Value from tax data: Myth or business imperative?
August 06, 2021
How do you unlock value from your tax data? What skills and tools are needed? And if your organisation can do this, what is the pot of gold at the end of the data rainbow?
The most common way to unlock value from data is by combining data sources and applying specialist knowledge.
If I take, for example, financial fixed asset data, combine it with asset life cycle management data and have a capital allowances specialist review it, I can make better capital allowance deductions.
If I combine investment transaction data with AP data, because I know what HMRC would agree to in terms of VAT recovery for a pension scheme, I can identify the proportion of input tax which otherwise would be a cost, where recovery would be available.
There are many many examples where combining data together with specialist knowledge creates value.
All the skills needed to do this are not typically part of a tax function’s toolkit, there is often limited understanding of where data comes from and few who can use the tools to extract and combine data. Knowing how to make capital allowance deductions is tax industry knowledge, combining this with the right tools and skills is the secret sauce that leads to the data pot of gold.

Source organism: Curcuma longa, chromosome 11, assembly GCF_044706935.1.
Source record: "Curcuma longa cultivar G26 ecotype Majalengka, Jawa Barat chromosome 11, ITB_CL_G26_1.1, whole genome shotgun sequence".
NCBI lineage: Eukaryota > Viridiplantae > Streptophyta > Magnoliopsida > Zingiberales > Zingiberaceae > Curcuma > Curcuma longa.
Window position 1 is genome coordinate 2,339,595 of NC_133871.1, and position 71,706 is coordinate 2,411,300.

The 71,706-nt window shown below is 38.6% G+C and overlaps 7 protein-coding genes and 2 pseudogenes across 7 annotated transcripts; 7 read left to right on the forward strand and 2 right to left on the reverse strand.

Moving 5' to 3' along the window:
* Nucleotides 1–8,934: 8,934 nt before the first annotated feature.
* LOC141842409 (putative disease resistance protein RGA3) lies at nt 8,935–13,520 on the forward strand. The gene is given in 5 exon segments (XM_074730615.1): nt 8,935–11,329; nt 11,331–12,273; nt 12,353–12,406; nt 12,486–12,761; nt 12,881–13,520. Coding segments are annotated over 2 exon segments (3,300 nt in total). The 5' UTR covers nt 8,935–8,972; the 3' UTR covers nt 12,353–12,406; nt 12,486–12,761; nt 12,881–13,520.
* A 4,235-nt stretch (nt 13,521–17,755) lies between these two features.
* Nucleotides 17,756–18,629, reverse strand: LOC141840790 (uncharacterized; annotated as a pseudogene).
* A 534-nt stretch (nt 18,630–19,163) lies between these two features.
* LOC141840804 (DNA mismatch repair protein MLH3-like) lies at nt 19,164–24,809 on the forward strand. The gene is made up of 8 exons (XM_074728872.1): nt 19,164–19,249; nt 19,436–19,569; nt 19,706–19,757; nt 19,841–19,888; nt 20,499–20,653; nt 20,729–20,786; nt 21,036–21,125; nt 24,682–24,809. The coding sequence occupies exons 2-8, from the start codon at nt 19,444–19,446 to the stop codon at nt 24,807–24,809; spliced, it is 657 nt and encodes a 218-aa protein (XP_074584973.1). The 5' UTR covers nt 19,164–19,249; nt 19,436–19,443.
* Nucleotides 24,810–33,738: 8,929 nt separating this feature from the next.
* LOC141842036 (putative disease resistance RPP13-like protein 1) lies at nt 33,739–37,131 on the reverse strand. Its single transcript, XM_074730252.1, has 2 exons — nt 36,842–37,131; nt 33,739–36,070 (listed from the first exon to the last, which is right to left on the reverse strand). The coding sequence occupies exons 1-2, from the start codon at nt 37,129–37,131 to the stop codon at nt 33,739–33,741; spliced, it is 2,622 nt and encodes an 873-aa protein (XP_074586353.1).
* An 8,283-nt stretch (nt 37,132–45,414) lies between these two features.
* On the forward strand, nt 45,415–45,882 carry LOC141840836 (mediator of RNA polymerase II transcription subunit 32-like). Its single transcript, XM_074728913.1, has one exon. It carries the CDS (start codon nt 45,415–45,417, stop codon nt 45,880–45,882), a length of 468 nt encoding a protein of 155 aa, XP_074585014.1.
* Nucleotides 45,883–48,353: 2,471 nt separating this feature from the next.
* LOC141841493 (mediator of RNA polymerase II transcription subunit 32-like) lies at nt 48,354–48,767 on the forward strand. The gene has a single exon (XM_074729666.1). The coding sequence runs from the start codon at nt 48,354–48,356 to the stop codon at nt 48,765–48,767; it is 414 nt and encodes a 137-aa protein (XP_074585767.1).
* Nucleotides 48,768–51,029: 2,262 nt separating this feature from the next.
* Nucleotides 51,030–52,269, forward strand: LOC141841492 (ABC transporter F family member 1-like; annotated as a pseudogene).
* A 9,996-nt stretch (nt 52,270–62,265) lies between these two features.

There are, however, organisations who have developed these skills within their tax functions, who have hired data engineers or have sent their staff to digital academies to learn about the best tools.
There is a clear and coherent business case for this type of investment in data. Get it right and you can:
- Improve your bottom line by eliminating wasted effort and reducing reprocessing costs
- Improve working capital and cash flow
- Identify transaction level value leakage on an industrial scale
- Put a monetary value on every single transactional error
- Take advantage of leading edge technology to perform anomaly detection and spot where new business flows may be occurring and be able to intervene early to avoid costly tax mistakes
- Share meaningful business insights with the C-Suite as well as describe the benefits of greater efficiencies and smarter working.
The value from data is already being enjoyed by many businesses, but others are mid-journey and some have yet to start.
However, none of this is easy. It certainly isn’t just about having the latest technology or a single person who knows drag and drop data preparation and analytics tools. To drive value from data you need people, both in-house and external, with experience, vision and expertise to identify, guide and advise as new skills, tools and knowledge are developed.
We recommend a methodical, trusted approach in the form of a tax data value analysis which uses your data, analyses it, articulates value opportunities and assesses your ‘as is’ state and helps define your ‘to be’ capabilities and what needs to happen to get you there.
The final outcome will vary from business to business and the value will differ depending on the starting point.
But one thing is certain. If you can combine data and apply specialist knowledge, there is value to be found.